Anyone who has ever searched for a dream car knows that there are probably benefits to searching for a private seller rather than a dealership. However, there are just as many people who feel that when you are in the market for a car, the dealership is the best place to go for it. Which one is really best depends on what you are after, but there are pros and cons to each. If you are still on the fence about where you need to start your search, take a look at the pros and cons of car dealerships vs. private sellers.
The Dealership Deals
One of the biggest reasons a person may go to a dealership is because dealerships generally offer an easy financing plan and most private sellers tend to want cash up front. If you are tight on finances or need a vehicle in a hurry, but do not have a thousand or two laying around, a financing option is preferable. Dealers also offer a better warranty than those private sellers. They often thoroughly inspect the vehicles that come onto their lot and perform oil changes, tire changes, and clean it out before they make it a vehicle that you can purchase. The downside to all of this is that you will most likely pay more on the total price of the vehicle, not only the listed price being higher, but if you finance it, there will be extra costs and interest included.
The biggest reasons many people choose to steer clear of a dealer is because when you walk onto the lot, you will be greeted by someone who wants to sell you a car. They may pressure you into it, they may try to make you fall in love with a ride that is not within your price range, and some dealers have been known to sell cars that are lemons. The reason they try so hard is because they make money if they can put you into a vehicle. The higher the price of it, the more they stand to make off of closing the deal.
Therefore, every person on that car lot is waiting for you to show up. In the event you purchase a lemon, you are protected to some extent by lemon laws, but that does not always work out to be in your best interest, especially if the dealer can show that it may have happened after you bought the car. It also doesn’t protect you if the warranty runs out two days before the vehicle breaks down.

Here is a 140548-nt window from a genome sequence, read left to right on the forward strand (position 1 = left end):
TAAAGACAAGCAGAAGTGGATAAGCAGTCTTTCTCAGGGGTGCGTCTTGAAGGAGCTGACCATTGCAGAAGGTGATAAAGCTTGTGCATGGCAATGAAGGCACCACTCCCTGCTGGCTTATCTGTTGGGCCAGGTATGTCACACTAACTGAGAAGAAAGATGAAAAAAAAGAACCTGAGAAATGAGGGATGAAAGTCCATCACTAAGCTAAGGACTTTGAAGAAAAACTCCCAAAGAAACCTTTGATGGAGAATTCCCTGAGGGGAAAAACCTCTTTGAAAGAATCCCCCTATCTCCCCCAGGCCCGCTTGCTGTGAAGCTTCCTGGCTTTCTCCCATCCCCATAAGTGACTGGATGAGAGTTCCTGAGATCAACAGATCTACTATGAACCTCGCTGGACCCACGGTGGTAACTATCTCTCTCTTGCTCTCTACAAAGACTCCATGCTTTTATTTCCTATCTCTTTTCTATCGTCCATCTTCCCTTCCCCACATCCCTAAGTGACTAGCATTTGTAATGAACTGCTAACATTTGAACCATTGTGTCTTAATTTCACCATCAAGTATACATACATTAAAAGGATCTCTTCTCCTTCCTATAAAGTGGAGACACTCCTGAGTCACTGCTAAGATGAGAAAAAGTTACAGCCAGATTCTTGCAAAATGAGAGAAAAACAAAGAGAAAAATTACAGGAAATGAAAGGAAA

If you do decide to venture onto a car lot, make sure that you know what you are looking for before you go, and then stick to your ideas. If you are looking for a $2,000.00 car, tell that to the sales person and tell them that you are not interested in going over that amount. If they try to show you a car that is even slightly more expensive, tell them that is not an affordable option. Ask them what else they may have within your price range. If they tell you that they have nothing, tell them you will be back at a later time to try again, unless you find a dealer that has an option that suits your budget better. You should also ask for a report on whether it has ever been involved in an accident and get the biggest warranty that you possibly can. All of these things will let the car dealer know that you are not willing to be jerked around. It shows them that you are not willing to play the game and if you decide to spend more, it will be by your choice and after careful consideration, not because they pushed you into it.